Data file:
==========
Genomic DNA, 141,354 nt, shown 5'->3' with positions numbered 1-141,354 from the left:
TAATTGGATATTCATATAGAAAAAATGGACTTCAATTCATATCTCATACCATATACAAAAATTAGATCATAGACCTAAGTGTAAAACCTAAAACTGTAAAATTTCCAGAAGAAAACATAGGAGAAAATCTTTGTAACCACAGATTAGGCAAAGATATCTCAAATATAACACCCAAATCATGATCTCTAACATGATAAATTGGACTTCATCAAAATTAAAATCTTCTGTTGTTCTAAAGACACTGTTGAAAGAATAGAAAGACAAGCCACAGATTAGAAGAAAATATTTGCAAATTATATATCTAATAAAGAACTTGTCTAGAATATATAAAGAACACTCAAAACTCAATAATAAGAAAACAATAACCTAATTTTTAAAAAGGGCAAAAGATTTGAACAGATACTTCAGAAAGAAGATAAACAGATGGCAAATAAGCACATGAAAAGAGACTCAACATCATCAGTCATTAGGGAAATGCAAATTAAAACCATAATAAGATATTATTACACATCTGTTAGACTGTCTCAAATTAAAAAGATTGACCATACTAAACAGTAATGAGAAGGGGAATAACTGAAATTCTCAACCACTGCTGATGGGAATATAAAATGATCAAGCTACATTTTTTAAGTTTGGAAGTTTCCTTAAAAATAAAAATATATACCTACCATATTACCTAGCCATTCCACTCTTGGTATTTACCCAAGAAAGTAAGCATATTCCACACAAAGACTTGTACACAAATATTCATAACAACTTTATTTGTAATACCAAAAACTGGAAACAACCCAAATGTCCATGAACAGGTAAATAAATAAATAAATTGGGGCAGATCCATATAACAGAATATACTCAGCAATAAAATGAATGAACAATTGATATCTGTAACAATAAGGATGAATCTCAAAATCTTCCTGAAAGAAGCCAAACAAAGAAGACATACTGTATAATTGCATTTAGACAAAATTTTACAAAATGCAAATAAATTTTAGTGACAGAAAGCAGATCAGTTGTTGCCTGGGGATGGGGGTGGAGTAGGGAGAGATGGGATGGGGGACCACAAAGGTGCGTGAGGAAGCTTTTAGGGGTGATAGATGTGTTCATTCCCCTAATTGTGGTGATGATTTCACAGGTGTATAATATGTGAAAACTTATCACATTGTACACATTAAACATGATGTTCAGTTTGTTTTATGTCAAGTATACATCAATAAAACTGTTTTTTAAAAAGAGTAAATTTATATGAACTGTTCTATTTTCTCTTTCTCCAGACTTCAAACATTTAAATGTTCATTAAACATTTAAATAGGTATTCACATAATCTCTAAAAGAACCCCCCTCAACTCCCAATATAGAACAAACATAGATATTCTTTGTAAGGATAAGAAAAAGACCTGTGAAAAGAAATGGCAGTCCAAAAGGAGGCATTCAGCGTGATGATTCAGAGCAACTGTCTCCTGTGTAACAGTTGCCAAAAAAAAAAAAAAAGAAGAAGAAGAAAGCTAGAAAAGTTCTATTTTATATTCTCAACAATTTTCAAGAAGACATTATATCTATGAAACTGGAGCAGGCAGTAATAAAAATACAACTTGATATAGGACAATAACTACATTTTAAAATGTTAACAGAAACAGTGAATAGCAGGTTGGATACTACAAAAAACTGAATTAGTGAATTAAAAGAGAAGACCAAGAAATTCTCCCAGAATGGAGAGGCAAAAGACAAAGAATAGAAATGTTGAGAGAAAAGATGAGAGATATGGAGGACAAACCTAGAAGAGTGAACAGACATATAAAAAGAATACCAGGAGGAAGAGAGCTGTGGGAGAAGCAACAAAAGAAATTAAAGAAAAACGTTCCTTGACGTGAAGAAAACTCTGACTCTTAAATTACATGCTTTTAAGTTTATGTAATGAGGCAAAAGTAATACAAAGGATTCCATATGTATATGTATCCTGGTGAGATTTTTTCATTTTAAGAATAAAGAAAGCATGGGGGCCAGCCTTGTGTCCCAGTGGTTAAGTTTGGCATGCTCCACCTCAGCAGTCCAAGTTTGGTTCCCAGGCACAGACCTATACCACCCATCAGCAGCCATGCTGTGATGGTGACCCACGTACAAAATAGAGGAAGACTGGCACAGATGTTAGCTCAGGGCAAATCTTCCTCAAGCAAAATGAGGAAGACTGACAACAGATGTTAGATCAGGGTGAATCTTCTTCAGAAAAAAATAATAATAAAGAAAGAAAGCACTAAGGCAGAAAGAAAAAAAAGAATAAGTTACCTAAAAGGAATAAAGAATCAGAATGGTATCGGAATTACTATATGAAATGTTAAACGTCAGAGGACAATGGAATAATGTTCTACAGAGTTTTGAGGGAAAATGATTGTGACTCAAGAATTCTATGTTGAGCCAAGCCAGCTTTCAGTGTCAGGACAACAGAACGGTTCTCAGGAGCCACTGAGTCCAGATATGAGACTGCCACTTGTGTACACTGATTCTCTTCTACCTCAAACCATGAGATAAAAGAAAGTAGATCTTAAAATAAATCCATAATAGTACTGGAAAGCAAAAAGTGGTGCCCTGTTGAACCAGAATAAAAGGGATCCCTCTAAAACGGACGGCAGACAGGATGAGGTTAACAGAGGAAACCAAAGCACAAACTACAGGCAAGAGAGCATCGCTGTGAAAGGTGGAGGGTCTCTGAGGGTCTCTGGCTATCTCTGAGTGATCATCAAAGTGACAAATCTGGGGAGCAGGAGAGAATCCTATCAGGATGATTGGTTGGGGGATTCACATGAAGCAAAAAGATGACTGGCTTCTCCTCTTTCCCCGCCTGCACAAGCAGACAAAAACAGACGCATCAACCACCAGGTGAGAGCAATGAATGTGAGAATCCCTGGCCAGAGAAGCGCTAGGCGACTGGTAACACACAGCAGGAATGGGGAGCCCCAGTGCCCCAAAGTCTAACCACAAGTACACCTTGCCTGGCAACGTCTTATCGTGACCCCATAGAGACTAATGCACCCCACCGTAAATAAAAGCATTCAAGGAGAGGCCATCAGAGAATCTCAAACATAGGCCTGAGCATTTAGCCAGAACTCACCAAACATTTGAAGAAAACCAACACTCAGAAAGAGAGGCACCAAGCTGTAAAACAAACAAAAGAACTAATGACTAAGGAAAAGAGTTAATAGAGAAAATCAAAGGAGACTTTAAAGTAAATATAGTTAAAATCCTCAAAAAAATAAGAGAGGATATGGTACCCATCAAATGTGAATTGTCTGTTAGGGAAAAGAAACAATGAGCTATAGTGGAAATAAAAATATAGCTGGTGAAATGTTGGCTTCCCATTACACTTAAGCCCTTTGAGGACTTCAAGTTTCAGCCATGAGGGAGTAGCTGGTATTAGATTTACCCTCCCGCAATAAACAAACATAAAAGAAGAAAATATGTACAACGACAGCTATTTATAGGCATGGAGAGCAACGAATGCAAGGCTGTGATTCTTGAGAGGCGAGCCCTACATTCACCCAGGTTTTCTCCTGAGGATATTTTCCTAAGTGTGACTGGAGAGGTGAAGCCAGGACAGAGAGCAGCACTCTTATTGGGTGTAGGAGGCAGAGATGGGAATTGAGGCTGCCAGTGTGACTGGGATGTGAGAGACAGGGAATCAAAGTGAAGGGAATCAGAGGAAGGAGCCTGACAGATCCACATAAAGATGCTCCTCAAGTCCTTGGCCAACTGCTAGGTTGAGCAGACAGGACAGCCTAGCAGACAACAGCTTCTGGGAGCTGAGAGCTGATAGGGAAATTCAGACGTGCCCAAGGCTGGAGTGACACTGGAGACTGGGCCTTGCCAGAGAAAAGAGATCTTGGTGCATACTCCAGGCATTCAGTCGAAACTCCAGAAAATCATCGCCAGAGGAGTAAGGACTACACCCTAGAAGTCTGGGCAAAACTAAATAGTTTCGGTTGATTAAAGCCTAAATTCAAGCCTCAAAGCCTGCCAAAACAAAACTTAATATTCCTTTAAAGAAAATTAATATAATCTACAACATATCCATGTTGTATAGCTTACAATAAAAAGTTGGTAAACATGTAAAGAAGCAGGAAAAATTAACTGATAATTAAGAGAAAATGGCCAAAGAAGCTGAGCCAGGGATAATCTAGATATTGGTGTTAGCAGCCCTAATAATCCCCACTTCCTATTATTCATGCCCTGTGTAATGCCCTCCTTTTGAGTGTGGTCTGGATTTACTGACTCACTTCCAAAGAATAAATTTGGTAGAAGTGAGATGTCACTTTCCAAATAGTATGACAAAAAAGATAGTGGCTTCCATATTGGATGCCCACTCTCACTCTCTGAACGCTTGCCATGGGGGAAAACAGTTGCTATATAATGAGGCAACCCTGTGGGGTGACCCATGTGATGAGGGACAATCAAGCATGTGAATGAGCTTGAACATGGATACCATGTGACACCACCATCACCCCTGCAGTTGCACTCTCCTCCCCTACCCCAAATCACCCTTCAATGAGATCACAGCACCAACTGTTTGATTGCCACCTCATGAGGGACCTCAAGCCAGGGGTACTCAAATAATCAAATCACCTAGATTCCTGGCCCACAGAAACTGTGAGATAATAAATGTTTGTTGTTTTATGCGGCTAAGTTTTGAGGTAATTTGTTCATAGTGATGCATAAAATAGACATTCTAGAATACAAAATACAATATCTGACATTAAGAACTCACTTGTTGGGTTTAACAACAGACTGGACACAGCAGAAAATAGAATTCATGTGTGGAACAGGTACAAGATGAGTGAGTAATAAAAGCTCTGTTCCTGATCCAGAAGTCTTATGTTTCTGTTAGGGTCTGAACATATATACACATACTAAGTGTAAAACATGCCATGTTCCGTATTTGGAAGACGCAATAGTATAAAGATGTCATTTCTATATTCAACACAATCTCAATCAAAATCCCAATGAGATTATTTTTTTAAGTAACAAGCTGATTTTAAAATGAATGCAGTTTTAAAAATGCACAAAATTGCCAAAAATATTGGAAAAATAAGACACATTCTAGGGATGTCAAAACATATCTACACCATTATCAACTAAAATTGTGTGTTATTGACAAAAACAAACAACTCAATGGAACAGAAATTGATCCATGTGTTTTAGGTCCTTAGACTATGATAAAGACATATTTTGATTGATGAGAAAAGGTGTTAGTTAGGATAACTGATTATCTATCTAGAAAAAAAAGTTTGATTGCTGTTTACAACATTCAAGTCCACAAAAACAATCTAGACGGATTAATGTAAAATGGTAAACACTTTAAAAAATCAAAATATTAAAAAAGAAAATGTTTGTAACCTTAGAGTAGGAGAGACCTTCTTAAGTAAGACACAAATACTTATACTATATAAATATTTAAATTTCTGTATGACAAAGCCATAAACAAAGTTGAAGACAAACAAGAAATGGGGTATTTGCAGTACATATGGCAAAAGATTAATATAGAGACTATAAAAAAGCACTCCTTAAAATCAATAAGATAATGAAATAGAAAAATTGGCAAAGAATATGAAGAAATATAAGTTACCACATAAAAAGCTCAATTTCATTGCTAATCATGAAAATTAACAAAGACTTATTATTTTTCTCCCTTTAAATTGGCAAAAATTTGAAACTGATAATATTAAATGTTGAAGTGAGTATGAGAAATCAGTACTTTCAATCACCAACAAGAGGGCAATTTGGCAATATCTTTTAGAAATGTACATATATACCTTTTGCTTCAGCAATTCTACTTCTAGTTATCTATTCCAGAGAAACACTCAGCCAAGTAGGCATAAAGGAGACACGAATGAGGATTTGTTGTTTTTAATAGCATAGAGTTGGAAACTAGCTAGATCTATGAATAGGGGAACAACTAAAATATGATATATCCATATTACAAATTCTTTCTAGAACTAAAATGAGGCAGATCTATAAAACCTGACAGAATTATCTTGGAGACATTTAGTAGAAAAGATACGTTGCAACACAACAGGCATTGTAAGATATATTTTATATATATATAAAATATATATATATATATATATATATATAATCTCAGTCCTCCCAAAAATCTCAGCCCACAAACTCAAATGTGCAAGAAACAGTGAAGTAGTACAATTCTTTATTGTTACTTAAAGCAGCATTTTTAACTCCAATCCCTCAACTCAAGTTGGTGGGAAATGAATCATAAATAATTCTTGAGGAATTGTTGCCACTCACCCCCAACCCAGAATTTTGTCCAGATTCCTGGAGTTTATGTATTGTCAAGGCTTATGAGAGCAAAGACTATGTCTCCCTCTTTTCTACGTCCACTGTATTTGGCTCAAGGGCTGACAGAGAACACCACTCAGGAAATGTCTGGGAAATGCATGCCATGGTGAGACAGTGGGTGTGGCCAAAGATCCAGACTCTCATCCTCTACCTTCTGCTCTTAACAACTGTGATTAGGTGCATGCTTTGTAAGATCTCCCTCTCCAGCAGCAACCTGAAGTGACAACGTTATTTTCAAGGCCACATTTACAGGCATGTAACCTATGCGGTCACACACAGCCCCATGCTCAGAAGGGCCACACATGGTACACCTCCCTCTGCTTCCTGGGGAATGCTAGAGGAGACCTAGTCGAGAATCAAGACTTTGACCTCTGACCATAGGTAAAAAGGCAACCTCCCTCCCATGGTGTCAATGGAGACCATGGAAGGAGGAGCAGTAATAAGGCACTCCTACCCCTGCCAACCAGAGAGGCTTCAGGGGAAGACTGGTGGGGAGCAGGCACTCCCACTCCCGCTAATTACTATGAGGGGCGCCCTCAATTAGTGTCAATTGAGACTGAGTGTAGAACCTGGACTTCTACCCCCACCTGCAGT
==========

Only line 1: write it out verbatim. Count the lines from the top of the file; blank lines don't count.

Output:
Genomic DNA, 141,354 nt, shown 5'->3' with positions numbered 1-141,354 from the left: